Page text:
Archive for March 7th, 2008

From here:

I remember going to a worship service, one of the most powerful services I’ve ever attended. There were thousands of Christians from all over the Middle East gathered just before Easter. We sang “Amazing Grace” in Arabic. We said the Lord’s Prayer together in all kinds of different tongues. Then the bishops read a statement addressed to Muslims, which read: “We believe that you are created in the image of God and we love you.” It was pregnant with hope. Afterward I confessed to one of the bishops that I was surprised to see so many Christians in Iraq. He looked at me blankly and said gently, “Yes, my friend. This is where Christianity began. You did not invent it in America. You have only domesticated it. Go back and tell the church in America that we are praying for them … to be the body of Christ, to embody the gospel of Jesus.” His words still echo in my soul.

May we remember this Easter season — that it may be Friday, but Sunday is coming. Death may be all around us, but in the end resurrection triumphs. Another little one clinging to Jesus.

If that’s heresy, then sign me up.

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Replica of First Century Galilee Boat

“Come to me, all you who are weary and burdened, and I will give you rest. Take my yoke upon you and learn from me, for I am gentle and humble in heart, and you will find rest for your souls. For my yoke is easy and my burden is light.”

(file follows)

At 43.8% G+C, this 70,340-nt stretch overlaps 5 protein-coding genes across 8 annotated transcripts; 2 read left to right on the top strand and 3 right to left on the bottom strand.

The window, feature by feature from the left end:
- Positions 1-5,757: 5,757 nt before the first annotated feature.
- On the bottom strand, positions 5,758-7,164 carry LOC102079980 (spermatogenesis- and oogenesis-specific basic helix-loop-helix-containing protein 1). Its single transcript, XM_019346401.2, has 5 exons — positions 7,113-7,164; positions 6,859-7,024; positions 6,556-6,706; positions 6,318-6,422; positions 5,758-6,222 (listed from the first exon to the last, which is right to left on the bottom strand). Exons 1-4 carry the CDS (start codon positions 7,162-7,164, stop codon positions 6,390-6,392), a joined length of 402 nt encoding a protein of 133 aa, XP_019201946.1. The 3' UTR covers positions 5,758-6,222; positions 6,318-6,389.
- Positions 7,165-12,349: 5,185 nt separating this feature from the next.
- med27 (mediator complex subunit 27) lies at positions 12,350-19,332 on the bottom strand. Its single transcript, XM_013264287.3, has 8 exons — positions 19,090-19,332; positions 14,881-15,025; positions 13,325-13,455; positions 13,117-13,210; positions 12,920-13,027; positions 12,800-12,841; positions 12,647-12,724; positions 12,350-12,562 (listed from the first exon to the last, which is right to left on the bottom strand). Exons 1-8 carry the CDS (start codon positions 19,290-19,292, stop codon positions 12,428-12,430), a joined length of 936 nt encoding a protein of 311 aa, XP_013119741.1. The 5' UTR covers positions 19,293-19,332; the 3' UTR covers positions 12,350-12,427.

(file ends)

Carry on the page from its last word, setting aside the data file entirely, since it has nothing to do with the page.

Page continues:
Jesus as Rabbi:
Part 1: What is a Rabbi?
Part 2: Was Jesus a Rabbi?
Part 3: Jesus’ Miracles
Part 4: Jesus and other Rabbis
Part 5: Jesus and the Pharisees
Part 6: Bringing up Disciples

In this set of articles in this series, we are exploring the relationship between the rabbi and his disciples. In this article we will examine the key characteristic which distinguishes one authoritative (s’mikah) rabbi from another, that is, his yoke.

In Judiasm, there are 613 commands, mitzvot, given by God in the Torah. As a result of the variety of real life, there were often times where one or more of these commands might come into apparent conflict with other commands.

For instance, on the Sabbath, which was required to be kept holy, what if an animal fell into a pit? Getting it out would require work (violating Sabbath), but to leave it in the pit would be cruel (in violation of the commands against cruelty to animals). In such a case, which was the greater (heavier) command and which was the lesser (lighter) command?

The yoke of a rabbi would help his talmidim to determine how to interpret Torah correctly, so as to best hear and obey God in everyday situations where one command/principal might conflict with another.

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